Establishing Paternity in California

When a married woman becomes pregnant, the law automatically assumes her husband is the child’s biological and legal father. But when a child is born to unmarried parents, paternity must be legally established before the father can have any rights and responsibilities toward his child.

What does “paternity” mean exactly? It means to officially establish a child’s legal father. Until paternity is established, the family courts cannot issue orders for child support, child custody, or visitation. In other words, even if a man is a child’s biological father, he has zero rights toward his child until paternity is officially established.

How is Paternity Established?

There are two ways to establish paternity in California. First, both the mother and father can voluntarily sign a Declaration of Paternity form at the hospital shortly after the child’s birth. Second, it can be established by court order after a DNA test confirms paternity.

“If a person is established as a legal parent of a child, that person MUST financially support the child. It is a crime for a legal parent to fail to support his or her child. A legal parent also has the right to get custody or visitation rights related to the child,” according to the California Courts.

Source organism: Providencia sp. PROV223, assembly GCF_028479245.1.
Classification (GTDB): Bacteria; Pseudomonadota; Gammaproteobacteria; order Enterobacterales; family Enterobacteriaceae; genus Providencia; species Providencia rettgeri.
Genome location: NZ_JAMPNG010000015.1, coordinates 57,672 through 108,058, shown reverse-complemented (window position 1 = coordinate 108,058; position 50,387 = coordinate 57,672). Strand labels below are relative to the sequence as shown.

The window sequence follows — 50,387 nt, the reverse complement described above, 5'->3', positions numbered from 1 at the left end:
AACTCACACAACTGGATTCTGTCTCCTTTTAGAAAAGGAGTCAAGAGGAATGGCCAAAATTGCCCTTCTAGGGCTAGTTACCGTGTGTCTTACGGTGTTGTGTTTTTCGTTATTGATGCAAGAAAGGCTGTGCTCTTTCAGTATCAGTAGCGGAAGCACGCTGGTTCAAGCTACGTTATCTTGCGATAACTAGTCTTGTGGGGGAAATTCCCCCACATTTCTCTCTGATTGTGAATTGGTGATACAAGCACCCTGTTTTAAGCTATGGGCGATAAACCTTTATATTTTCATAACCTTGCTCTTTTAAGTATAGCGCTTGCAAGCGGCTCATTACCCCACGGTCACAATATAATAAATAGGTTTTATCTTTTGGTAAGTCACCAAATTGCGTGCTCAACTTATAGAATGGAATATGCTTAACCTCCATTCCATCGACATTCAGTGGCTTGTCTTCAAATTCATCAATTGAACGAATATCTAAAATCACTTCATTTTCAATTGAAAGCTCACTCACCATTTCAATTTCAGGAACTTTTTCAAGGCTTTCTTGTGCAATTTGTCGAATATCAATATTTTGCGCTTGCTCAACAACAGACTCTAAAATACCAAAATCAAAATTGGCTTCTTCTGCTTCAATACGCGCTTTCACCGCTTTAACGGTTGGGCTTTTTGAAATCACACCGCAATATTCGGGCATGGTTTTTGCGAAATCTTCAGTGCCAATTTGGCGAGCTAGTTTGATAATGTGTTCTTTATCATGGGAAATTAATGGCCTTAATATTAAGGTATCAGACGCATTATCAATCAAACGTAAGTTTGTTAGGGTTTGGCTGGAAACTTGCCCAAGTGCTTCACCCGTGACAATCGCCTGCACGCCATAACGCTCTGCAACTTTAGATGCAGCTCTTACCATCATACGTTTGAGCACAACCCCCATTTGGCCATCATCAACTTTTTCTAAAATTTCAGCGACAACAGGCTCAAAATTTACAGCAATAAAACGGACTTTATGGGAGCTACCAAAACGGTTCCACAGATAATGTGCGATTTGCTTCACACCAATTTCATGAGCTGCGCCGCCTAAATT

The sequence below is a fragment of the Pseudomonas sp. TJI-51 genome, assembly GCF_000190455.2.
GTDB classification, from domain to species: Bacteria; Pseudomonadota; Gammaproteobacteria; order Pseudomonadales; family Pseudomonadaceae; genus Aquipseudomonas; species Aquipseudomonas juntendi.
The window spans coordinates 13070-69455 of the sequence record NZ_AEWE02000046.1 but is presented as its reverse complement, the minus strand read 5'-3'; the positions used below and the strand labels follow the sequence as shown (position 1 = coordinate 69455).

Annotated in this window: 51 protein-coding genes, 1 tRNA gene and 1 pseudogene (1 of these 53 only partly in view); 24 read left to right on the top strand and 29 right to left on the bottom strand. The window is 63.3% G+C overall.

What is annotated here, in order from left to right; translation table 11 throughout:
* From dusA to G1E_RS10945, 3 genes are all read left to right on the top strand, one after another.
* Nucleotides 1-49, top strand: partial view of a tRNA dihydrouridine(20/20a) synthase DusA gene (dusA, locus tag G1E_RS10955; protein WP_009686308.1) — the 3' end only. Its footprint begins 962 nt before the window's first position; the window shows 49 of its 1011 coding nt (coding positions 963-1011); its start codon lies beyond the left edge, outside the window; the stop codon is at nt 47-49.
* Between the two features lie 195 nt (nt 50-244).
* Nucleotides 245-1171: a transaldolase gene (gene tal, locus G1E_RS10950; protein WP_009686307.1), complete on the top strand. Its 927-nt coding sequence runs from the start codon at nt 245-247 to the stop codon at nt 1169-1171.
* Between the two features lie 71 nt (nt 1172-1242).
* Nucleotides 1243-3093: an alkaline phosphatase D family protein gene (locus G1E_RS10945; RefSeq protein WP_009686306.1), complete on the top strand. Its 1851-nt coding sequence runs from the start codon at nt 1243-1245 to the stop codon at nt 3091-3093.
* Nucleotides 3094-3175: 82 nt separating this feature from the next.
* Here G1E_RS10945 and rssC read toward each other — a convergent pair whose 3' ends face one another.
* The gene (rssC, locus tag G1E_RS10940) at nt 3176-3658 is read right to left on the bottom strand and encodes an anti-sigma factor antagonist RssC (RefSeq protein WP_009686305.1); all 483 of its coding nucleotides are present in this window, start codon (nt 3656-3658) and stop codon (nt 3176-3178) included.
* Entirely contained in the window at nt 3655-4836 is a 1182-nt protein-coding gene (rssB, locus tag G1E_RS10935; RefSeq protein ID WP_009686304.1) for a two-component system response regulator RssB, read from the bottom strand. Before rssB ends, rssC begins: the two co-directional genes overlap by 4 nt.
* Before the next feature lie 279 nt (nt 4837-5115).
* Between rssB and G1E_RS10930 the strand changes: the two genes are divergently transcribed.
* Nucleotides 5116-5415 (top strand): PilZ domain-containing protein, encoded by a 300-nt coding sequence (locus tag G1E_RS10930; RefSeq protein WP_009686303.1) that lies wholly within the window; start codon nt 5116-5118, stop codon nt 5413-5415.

There are many benefits to establishing paternity, including but not limited to:

  1. The child can receive financial support from both parents.
  2. The child will know who their father is.
  3. The child may be entitled to an inheritance and Social Security benefits on their father’s work record.
  4. The child can gain access to their father’s family health history.
  5. The child can be entitled to health and life insurance from either parent.

Not all paternity cases are identical. Sometimes, a mother wants to establish paternity so she can collect child support. Or, the father may want to have a paternity test done so he can seek child custody or visitation.

A man may question if he’s a child’s biological father and he may want a paternity test so he doesn’t support a child for 18 years who isn’t his. Sometimes, a couple is in the middle of divorce proceedings and the woman’s husband doesn’t believe that he’s the child’s father, so he asks for a paternity test.

Next: Falling Behind on Child Support in Orange County

If you have any uncertainty over the paternity of a child, you should not sign the Declaration of Paternity form. Rather, you should contact our Orange County family law firm to discuss filing a paternity action with the court. Contact us today to learn more.